On Friday, India carried out a successful test launch of the nuclear-capable Dhanush ballistic missile from an Indian Navy vessel in the Bay of Bengal, off the coast of the state of Odisha.
The missile was launched from an Indian Navy Sukyana-class offshore patrol vessel “positioned near Paradip in the Bay of Bengal at around 10:52 a.m.,” Times of India reported, citing Indian defense officials.
Though officials did not name the exact vessel used for the launch, only two Sukyana-class OPVs are known to support the missile: INS Subhadra and INS Suvarna. (Pennant numbers P51 and P52, respectively.)Enjoying this article? Click here to subscribe for full access. Just $5 a month.
“The missile launch was part of training exercise by the SFC of Indian Navy,” an Indian official told Times of India. Indian officials described the launch as a “complete success.”
“The missile launch and its flight performance were monitored from [Defense Research and Development Organization (DRDO)] telemetry and radar facilities in the Odisha coast,” one official said. DRDO is responsible for the development of India’s indigenous defense platforms, including nuclear-capable ballistic missiles.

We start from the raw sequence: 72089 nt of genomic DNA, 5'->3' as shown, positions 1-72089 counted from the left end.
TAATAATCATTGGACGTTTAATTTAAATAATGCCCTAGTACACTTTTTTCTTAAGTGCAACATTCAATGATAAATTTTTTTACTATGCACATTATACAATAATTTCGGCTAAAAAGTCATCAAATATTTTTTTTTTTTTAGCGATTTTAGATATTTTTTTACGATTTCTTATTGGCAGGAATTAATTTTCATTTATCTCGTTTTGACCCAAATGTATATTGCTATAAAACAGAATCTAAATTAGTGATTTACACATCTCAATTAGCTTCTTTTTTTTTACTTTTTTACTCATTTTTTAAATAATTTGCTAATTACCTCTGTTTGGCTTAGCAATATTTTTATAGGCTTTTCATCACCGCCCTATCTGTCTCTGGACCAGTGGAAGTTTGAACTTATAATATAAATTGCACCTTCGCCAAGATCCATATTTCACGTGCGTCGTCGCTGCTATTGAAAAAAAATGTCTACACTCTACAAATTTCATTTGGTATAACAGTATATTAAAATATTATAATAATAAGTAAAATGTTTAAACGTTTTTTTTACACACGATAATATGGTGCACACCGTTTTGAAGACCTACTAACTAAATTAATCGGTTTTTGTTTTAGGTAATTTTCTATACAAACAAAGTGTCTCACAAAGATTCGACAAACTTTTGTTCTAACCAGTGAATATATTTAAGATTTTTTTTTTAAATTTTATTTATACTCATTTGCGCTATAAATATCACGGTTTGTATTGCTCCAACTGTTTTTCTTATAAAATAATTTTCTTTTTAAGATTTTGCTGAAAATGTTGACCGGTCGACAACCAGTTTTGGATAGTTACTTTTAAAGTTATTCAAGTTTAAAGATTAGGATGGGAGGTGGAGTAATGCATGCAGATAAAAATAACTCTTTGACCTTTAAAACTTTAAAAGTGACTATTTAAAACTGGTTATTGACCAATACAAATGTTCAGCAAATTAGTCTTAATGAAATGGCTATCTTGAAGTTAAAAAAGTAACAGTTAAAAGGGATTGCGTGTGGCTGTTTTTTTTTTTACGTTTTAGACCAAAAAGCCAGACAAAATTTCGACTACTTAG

The Dhanush uses liquid propellant and is a ship-launched ballistic missile (ShLBM) developed from India’s Prithvi-II ballistic missile. It is a single-stage missile capable of delivering one nuclear warhead.
In 2017, the U.S. Defense Intelligence Ballistic Missile Analysis Committee assessed that India had two launchers capable of launching the Dhanush ShLBM.
The U.S. assessment puts the Dhanush’s range capability at approximately 400 kilometers, but official Indian sources cite a shorter range capability of 350 kilometers with a 500 kilogram payload.
The Dhanush has been inducted into service with the Indian Navy. Analysts have noted that Dhanush may have been intended to fill a stopgap role until India could operationalize a secure undersea deterrent with the commissioning of INS Arihant, the country’s first nuclear ballistic missile submarine (SSBN).
Because it is a liquid-fueled missile, the Dhanush must be fueled prior to use at sea, limiting its effectiveness as a second strike tool. Moreover, the Sukyana-class OPVs are not particularly well-suited for evading detection. This latest test of the Dhanush comes following reports that INS Arihant is presently out of commission, following an accident last year. Without the Arihant, India currently has no SSBN capability.
Friday’s launch comes amid an unusually busy spate of Indian ballistic missile testing, which has in recent weeks included test-launches of the Agni-V intermediate-range ballistic missile, a user trial of the Agni-II medium-range ballistic missile, and two launches of the Prithvi-II close-range ballistic missile, including a night launch.